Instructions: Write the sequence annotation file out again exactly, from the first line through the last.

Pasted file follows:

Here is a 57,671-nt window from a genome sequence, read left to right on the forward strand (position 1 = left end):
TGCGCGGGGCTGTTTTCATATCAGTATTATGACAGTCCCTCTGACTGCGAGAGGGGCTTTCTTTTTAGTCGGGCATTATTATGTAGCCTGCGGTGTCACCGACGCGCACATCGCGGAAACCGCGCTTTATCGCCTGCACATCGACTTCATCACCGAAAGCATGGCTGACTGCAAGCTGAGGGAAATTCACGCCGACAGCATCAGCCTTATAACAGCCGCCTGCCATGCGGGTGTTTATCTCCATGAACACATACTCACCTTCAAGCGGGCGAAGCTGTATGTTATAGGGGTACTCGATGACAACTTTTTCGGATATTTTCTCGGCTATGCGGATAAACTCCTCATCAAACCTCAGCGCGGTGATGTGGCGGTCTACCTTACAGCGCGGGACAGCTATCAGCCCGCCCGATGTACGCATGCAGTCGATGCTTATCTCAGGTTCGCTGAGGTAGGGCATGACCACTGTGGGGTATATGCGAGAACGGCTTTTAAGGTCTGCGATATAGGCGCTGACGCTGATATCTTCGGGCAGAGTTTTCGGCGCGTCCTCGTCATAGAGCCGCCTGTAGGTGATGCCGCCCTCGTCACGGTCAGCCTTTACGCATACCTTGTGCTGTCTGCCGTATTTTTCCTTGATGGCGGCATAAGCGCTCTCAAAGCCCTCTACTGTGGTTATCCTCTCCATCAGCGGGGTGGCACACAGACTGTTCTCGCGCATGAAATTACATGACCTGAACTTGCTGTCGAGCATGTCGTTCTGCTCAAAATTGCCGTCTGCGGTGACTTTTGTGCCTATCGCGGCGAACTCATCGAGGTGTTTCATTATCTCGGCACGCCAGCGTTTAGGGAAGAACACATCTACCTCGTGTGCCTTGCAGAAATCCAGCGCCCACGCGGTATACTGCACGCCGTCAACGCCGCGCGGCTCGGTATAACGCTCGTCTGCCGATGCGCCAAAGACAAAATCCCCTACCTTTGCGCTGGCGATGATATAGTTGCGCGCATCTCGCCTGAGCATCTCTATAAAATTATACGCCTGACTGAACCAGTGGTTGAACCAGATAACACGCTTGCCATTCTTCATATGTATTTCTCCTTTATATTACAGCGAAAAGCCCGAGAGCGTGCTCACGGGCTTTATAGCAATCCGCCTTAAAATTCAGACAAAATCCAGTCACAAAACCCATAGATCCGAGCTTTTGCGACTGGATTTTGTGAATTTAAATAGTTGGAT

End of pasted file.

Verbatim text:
Here is a 57,671-nt window from a genome sequence, read left to right on the forward strand (position 1 = left end):
TGCGCGGGGCTGTTTTCATATCAGTATTATGACAGTCCCTCTGACTGCGAGAGGGGCTTTCTTTTTAGTCGGGCATTATTATGTAGCCTGCGGTGTCACCGACGCGCACATCGCGGAAACCGCGCTTTATCGCCTGCACATCGACTTCATCACCGAAAGCATGGCTGACTGCAAGCTGAGGGAAATTCACGCCGACAGCATCAGCCTTATAACAGCCGCCTGCCATGCGGGTGTTTATCTCCATGAACACATACTCACCTTCAAGCGGGCGAAGCTGTATGTTATAGGGGTACTCGATGACAACTTTTTCGGATATTTTCTCGGCTATGCGGATAAACTCCTCATCAAACCTCAGCGCGGTGATGTGGCGGTCTACCTTACAGCGCGGGACAGCTATCAGCCCGCCCGATGTACGCATGCAGTCGATGCTTATCTCAGGTTCGCTGAGGTAGGGCATGACCACTGTGGGGTATATGCGAGAACGGCTTTTAAGGTCTGCGATATAGGCGCTGACGCTGATATCTTCGGGCAGAGTTTTCGGCGCGTCCTCGTCATAGAGCCGCCTGTAGGTGATGCCGCCCTCGTCACGGTCAGCCTTTACGCATACCTTGTGCTGTCTGCCGTATTTTTCCTTGATGGCGGCATAAGCGCTCTCAAAGCCCTCTACTGTGGTTATCCTCTCCATCAGCGGGGTGGCACACAGACTGTTCTCGCGCATGAAATTACATGACCTGAACTTGCTGTCGAGCATGTCGTTCTGCTCAAAATTGCCGTCTGCGGTGACTTTTGTGCCTATCGCGGCGAACTCATCGAGGTGTTTCATTATCTCGGCACGCCAGCGTTTAGGGAAGAACACATCTACCTCGTGTGCCTTGCAGAAATCCAGCGCCCACGCGGTATACTGCACGCCGTCAACGCCGCGCGGCTCGGTATAACGCTCGTCTGCCGATGCGCCAAAGACAAAATCCCCTACCTTTGCGCTGGCGATGATATAGTTGCGCGCATCTCGCCTGAGCATCTCTATAAAATTATACGCCTGACTGAACCAGTGGTTGAACCAGATAACACGCTTGCCATTCTTCATATGTATTTCTCCTTTATATTACAGCGAAAAGCCCGAGAGCGTGCTCACGGGCTTTATAGCAATCCGCCTTAAAATTCAGACAAAATCCAGTCACAAAACCCATAGATCCGAGCTTTTGCGACTGGATTTTGTGAATTTAAATAGTTGGAT